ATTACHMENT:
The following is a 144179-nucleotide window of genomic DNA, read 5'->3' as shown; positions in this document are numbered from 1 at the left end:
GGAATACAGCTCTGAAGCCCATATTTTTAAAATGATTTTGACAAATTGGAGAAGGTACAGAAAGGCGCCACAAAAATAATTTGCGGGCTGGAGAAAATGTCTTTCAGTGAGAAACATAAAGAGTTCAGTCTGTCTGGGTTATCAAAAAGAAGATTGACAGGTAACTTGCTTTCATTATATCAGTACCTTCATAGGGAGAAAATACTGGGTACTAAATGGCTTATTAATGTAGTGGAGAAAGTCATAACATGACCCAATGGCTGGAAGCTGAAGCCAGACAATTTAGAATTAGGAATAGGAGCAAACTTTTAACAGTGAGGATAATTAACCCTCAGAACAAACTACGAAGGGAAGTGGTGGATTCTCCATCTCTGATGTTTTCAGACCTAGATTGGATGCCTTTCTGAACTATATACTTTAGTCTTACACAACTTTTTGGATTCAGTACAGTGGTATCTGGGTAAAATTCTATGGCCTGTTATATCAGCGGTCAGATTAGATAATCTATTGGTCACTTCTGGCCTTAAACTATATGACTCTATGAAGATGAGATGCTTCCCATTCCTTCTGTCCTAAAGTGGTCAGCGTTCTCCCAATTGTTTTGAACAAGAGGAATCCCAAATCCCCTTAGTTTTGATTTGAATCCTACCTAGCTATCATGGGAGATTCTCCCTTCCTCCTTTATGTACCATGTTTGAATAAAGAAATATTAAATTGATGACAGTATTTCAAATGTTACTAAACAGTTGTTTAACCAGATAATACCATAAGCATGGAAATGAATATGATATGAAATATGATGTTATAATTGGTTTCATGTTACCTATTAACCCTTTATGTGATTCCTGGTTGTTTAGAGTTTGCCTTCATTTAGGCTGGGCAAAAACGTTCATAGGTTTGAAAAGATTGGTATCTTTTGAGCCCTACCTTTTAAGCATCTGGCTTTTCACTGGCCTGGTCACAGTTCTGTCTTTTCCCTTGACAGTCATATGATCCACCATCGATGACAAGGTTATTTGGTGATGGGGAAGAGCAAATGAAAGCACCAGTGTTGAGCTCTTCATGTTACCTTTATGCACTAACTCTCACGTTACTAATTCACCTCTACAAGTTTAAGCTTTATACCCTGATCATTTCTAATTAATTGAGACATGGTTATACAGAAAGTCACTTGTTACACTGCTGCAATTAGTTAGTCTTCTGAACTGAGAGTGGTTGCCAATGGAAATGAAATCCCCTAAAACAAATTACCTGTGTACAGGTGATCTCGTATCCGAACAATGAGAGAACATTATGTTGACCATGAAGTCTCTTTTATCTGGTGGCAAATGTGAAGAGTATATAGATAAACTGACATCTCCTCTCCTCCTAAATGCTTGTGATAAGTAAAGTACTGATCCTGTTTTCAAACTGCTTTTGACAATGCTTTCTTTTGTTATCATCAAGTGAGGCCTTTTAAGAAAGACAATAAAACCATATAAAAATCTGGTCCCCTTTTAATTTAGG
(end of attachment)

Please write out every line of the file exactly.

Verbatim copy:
The following is a 144179-nucleotide window of genomic DNA, read 5'->3' as shown; positions in this document are numbered from 1 at the left end:
GGAATACAGCTCTGAAGCCCATATTTTTAAAATGATTTTGACAAATTGGAGAAGGTACAGAAAGGCGCCACAAAAATAATTTGCGGGCTGGAGAAAATGTCTTTCAGTGAGAAACATAAAGAGTTCAGTCTGTCTGGGTTATCAAAAAGAAGATTGACAGGTAACTTGCTTTCATTATATCAGTACCTTCATAGGGAGAAAATACTGGGTACTAAATGGCTTATTAATGTAGTGGAGAAAGTCATAACATGACCCAATGGCTGGAAGCTGAAGCCAGACAATTTAGAATTAGGAATAGGAGCAAACTTTTAACAGTGAGGATAATTAACCCTCAGAACAAACTACGAAGGGAAGTGGTGGATTCTCCATCTCTGATGTTTTCAGACCTAGATTGGATGCCTTTCTGAACTATATACTTTAGTCTTACACAACTTTTTGGATTCAGTACAGTGGTATCTGGGTAAAATTCTATGGCCTGTTATATCAGCGGTCAGATTAGATAATCTATTGGTCACTTCTGGCCTTAAACTATATGACTCTATGAAGATGAGATGCTTCCCATTCCTTCTGTCCTAAAGTGGTCAGCGTTCTCCCAATTGTTTTGAACAAGAGGAATCCCAAATCCCCTTAGTTTTGATTTGAATCCTACCTAGCTATCATGGGAGATTCTCCCTTCCTCCTTTATGTACCATGTTTGAATAAAGAAATATTAAATTGATGACAGTATTTCAAATGTTACTAAACAGTTGTTTAACCAGATAATACCATAAGCATGGAAATGAATATGATATGAAATATGATGTTATAATTGGTTTCATGTTACCTATTAACCCTTTATGTGATTCCTGGTTGTTTAGAGTTTGCCTTCATTTAGGCTGGGCAAAAACGTTCATAGGTTTGAAAAGATTGGTATCTTTTGAGCCCTACCTTTTAAGCATCTGGCTTTTCACTGGCCTGGTCACAGTTCTGTCTTTTCCCTTGACAGTCATATGATCCACCATCGATGACAAGGTTATTTGGTGATGGGGAAGAGCAAATGAAAGCACCAGTGTTGAGCTCTTCATGTTACCTTTATGCACTAACTCTCACGTTACTAATTCACCTCTACAAGTTTAAGCTTTATACCCTGATCATTTCTAATTAATTGAGACATGGTTATACAGAAAGTCACTTGTTACACTGCTGCAATTAGTTAGTCTTCTGAACTGAGAGTGGTTGCCAATGGAAATGAAATCCCCTAAAACAAATTACCTGTGTACAGGTGATCTCGTATCCGAACAATGAGAGAACATTATGTTGACCATGAAGTCTCTTTTATCTGGTGGCAAATGTGAAGAGTATATAGATAAACTGACATCTCCTCTCCTCCTAAATGCTTGTGATAAGTAAAGTACTGATCCTGTTTTCAAACTGCTTTTGACAATGCTTTCTTTTGTTATCATCAAGTGAGGCCTTTTAAGAAAGACAATAAAACCATATAAAAATCTGGTCCCCTTTTAATTTAGG